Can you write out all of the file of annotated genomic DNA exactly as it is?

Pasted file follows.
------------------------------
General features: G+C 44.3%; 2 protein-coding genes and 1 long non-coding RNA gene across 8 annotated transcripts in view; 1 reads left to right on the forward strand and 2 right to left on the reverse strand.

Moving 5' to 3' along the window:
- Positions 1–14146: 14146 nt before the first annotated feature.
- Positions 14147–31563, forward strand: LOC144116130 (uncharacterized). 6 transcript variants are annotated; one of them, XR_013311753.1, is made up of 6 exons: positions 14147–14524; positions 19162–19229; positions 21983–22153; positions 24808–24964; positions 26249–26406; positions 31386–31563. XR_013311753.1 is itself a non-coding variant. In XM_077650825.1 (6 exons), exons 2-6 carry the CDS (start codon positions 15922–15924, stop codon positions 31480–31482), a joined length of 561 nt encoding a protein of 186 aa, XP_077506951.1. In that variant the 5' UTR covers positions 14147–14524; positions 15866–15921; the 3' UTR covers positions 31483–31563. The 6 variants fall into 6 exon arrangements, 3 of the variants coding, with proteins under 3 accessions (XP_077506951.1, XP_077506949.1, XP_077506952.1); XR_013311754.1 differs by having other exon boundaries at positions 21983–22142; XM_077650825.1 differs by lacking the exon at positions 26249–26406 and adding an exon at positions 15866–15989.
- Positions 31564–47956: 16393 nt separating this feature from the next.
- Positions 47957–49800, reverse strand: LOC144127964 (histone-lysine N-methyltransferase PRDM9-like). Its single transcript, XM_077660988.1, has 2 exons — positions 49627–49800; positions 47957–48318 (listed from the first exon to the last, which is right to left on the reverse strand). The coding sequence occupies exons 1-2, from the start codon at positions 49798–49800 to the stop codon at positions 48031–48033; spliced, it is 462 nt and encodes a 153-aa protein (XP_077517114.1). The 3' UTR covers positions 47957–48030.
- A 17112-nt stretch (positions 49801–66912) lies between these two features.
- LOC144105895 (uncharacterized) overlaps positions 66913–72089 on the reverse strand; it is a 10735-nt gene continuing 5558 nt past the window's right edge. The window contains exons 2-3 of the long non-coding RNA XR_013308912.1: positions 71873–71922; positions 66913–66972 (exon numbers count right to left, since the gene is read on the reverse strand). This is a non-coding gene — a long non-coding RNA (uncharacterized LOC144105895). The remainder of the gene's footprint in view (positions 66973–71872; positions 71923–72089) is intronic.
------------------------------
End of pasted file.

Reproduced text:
General features: G+C 44.3%; 2 protein-coding genes and 1 long non-coding RNA gene across 8 annotated transcripts in view; 1 reads left to right on the forward strand and 2 right to left on the reverse strand.

Moving 5' to 3' along the window:
- Positions 1–14146: 14146 nt before the first annotated feature.
- Positions 14147–31563, forward strand: LOC144116130 (uncharacterized). 6 transcript variants are annotated; one of them, XR_013311753.1, is made up of 6 exons: positions 14147–14524; positions 19162–19229; positions 21983–22153; positions 24808–24964; positions 26249–26406; positions 31386–31563. XR_013311753.1 is itself a non-coding variant. In XM_077650825.1 (6 exons), exons 2-6 carry the CDS (start codon positions 15922–15924, stop codon positions 31480–31482), a joined length of 561 nt encoding a protein of 186 aa, XP_077506951.1. In that variant the 5' UTR covers positions 14147–14524; positions 15866–15921; the 3' UTR covers positions 31483–31563. The 6 variants fall into 6 exon arrangements, 3 of the variants coding, with proteins under 3 accessions (XP_077506951.1, XP_077506949.1, XP_077506952.1); XR_013311754.1 differs by having other exon boundaries at positions 21983–22142; XM_077650825.1 differs by lacking the exon at positions 26249–26406 and adding an exon at positions 15866–15989.
- Positions 31564–47956: 16393 nt separating this feature from the next.
- Positions 47957–49800, reverse strand: LOC144127964 (histone-lysine N-methyltransferase PRDM9-like). Its single transcript, XM_077660988.1, has 2 exons — positions 49627–49800; positions 47957–48318 (listed from the first exon to the last, which is right to left on the reverse strand). The coding sequence occupies exons 1-2, from the start codon at positions 49798–49800 to the stop codon at positions 48031–48033; spliced, it is 462 nt and encodes a 153-aa protein (XP_077517114.1). The 3' UTR covers positions 47957–48030.
- A 17112-nt stretch (positions 49801–66912) lies between these two features.
- LOC144105895 (uncharacterized) overlaps positions 66913–72089 on the reverse strand; it is a 10735-nt gene continuing 5558 nt past the window's right edge. The window contains exons 2-3 of the long non-coding RNA XR_013308912.1: positions 71873–71922; positions 66913–66972 (exon numbers count right to left, since the gene is read on the reverse strand). This is a non-coding gene — a long non-coding RNA (uncharacterized LOC144105895). The remainder of the gene's footprint in view (positions 66973–71872; positions 71923–72089) is intronic.